Yesterday I finished the 1,000 piece jigsaw puzzle that was my anniversary gift (4 pieces missing! Rage!!), and cooked a curry and a pot of rice, and that’s about all I was able to accomplish. Oh, and a quick library trip to hit my 10k daily stepcount.

I kept thinking–how am I going to wing this with a baby? What happens when my entire household is out sick? What do I do then? How am I going to feel awful and take care of another human being (or two)?

It was a small, brief manifestation of my tendency to catastrophic thinking. I headed it off with a nap and a bowl of tang yuan. Stress-sleeping is a good coping strategy, although the dreams get weird.

Anyway, regarding writing: I finished novel 1 in my space opera series at about 60k words, but have only started outlining its sequel. With the lapse in productivity I’ll be lucky to finish novel 2 before baby comes, assuming that I even have the brainpower to write towards the end of pregnancy–egads, we’re only 8.5 weeks away from D-day! And as for the closing novel–I have no plans for it, although I know how the series will close. Altogether with the increasing toll of the 3rd trimester I don’t feel bad about where I stand with writing. Some things are more important than Side Venture. It’s time to relax, spoon some curry in my mouth, and take a nap on the couch.

“The mundane is the edge of glory.”

11wks

That, messieurs et mesdames, is my daughter or son. At 11 weeks old he or she was twitching and moving in the womb, waving her arms and beating her heart as fast as she could. Yesterday I went for my nuchal test;  the little one was bigger than ever and even more active, wiggling so much that the ultrasound tech struggled to make the measurements.

It’s so strange to think that all of this movement is going on–perhaps at any hour of the day and night?–without my knowledge, inside my very body. I am eating, working, sleeping, watching terrible television, reading. Meanwhile this tiny person is building a spine, organs, and arranging her cells in preparation for life among us. This is all a mystery.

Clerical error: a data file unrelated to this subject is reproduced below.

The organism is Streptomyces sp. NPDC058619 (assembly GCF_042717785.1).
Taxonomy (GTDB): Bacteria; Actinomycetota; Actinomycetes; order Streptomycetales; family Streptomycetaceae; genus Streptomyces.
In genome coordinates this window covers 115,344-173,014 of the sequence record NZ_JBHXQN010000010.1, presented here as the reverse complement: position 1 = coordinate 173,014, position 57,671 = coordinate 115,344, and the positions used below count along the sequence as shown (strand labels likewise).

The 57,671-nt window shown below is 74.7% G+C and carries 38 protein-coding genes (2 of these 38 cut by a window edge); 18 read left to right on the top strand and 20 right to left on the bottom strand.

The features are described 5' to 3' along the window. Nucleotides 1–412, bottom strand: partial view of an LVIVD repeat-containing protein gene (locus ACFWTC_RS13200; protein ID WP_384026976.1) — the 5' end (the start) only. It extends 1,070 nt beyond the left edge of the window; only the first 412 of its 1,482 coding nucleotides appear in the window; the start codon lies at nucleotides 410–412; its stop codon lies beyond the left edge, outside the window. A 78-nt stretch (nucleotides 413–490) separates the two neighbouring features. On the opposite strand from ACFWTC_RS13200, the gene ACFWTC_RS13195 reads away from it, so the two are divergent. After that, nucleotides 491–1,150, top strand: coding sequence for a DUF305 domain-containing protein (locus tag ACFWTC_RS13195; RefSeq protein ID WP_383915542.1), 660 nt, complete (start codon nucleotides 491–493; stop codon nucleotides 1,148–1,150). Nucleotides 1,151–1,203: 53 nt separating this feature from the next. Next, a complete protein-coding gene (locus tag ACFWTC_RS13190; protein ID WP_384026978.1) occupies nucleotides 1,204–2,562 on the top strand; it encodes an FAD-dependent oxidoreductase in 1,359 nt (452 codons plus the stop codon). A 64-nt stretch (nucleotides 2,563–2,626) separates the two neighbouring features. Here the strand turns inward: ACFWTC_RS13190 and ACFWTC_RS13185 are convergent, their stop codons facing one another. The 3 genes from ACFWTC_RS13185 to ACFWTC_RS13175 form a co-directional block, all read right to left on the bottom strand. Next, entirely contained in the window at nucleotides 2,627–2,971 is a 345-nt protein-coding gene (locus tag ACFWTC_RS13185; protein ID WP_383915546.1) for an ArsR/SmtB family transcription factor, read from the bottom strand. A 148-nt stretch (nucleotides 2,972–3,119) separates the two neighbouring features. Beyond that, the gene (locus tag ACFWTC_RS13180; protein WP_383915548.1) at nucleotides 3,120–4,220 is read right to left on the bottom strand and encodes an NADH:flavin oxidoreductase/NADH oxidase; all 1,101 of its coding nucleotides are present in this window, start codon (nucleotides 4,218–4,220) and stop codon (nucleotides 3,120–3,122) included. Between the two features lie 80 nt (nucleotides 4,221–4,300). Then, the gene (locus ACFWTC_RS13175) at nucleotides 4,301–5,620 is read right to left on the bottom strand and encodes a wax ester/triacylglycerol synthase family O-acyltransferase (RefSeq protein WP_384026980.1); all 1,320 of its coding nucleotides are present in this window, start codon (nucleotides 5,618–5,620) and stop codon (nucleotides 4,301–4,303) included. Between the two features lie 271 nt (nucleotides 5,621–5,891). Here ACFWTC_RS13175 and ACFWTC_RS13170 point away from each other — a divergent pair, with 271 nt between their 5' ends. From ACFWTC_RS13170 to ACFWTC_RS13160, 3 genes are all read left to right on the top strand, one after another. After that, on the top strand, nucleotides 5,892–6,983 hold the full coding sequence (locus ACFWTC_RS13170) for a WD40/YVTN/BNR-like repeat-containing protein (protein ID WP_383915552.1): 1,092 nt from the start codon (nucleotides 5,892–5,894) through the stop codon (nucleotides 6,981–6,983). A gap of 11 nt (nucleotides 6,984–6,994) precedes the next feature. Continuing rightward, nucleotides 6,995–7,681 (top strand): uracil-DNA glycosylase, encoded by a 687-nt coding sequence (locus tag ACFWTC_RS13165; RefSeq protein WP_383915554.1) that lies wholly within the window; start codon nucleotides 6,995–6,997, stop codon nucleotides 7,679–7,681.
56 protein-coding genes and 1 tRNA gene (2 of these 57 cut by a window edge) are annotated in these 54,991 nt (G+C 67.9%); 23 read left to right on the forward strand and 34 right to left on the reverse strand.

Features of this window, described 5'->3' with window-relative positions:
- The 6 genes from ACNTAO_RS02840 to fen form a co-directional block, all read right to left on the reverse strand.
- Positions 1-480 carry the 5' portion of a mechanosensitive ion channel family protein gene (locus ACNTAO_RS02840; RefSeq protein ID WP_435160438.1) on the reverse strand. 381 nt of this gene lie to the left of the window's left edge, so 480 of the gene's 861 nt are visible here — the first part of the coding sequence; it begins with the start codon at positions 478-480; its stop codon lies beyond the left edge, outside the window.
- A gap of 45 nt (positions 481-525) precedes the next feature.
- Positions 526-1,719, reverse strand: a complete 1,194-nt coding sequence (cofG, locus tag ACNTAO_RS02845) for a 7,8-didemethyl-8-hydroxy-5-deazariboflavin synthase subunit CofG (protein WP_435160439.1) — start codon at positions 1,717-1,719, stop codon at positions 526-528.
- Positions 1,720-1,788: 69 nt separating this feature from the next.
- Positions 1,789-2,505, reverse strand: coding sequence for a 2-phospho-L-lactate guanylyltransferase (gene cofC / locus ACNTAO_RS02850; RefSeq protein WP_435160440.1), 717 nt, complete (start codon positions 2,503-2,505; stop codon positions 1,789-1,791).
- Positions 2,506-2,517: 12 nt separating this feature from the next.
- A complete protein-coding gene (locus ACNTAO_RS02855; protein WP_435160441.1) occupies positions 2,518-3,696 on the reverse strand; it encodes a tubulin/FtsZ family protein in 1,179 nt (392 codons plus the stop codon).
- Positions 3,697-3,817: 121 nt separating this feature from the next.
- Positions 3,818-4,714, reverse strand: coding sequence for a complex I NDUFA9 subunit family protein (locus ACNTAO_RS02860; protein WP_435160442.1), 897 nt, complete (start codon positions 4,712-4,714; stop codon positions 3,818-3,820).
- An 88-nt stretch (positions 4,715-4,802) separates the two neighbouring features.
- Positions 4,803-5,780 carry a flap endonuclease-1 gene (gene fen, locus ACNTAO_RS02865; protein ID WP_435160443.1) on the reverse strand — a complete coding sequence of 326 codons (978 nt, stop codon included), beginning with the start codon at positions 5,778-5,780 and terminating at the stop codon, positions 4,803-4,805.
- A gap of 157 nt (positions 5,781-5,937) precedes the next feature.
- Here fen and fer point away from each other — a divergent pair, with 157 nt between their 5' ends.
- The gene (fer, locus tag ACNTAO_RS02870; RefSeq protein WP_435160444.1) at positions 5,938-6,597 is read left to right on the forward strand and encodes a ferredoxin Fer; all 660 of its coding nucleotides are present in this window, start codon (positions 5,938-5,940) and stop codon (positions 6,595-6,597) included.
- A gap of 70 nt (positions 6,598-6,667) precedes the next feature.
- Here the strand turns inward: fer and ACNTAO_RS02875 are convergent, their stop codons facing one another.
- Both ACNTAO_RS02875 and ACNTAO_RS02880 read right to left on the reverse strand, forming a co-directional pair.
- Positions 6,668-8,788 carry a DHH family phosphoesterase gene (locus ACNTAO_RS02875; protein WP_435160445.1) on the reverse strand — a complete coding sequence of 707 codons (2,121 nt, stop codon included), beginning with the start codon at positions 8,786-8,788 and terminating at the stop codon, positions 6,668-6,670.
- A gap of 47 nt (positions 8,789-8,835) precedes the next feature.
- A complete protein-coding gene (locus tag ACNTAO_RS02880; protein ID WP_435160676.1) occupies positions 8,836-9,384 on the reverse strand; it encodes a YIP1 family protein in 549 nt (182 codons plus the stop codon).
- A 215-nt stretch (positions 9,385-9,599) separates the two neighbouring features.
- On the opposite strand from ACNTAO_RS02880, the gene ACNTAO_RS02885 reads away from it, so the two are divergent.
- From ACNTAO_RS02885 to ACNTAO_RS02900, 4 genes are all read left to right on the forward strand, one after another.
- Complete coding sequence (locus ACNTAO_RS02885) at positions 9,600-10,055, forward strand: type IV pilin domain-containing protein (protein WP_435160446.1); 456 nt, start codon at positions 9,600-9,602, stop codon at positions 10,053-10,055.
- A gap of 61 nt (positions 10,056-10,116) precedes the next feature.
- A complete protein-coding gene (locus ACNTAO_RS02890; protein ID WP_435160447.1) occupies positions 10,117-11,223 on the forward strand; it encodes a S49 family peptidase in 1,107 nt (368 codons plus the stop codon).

When I think about it too much I feel light-headed.

So, I don’t think about it too much. Half my time is spent eating or thinking about eating. The rest of the time, I’m trying to write, exercise, draw, and keep my head tightly screwed on to the rest of my body.

Exercise
Hitting 10,000 steps most days, although my goal is still 12,000-15,000. Once in a while I squeeze out a 17,000 step day, but that’s few and far between compared to how far I used to go. I do the occasional prenatal yoga video, but I think this is less strength/cardio and more stretching.

Drawing
I’m not doing the best job this go around, But I have been making some progress on drawing faces in perspective.

Writing
Making a surprising amount of progress here. Doing nano, at a rate of 2,000 words a day. I’m on track to finish my novella before Thanksgiving–probably won’t write a full novel, which is not something I do for side venture anyways. I handed off space opera partial to an alpha reader and got positive feedback. I’m feeling optimistic about this project.

Side Venture
Projecting $12,000 for 2015, which is $2k beyond my initial for 2015! I’m delighted beyond words. Will do a full accounting at the end of this year, but I am happy with how it went this year. I’m scaling goals back for 2016 due to baby ($6,000?), but very satisfied with the success of SV this year.

I have a lot of plans for writing in 2016, but not quite as much where publication goes–at least until the fall. I want to spend the first half of 2016 writing, the summer polishing and getting covers lined up (to skip over the summer slump), and then some fast paced publishing come fall. I’ve got plans. Yes, I do. If I play my cards right, 2017 might be very interesting indeed.

Or, it could be a total flop, in which case I will bury my nose in my baby’s sweet neck and let it go. The prenatal yoga videos encourage me to think about the word surrender, which is a good virtue for the pregnant state, but I can’t bring myself to do it completely. I have an irresistible urge to keep pushing at everything, but at work and writing in particular. Partly with the knowledge that I can’t predict how productive I’ll be once baby comes, but also because I feel like I can and should and want to push myself.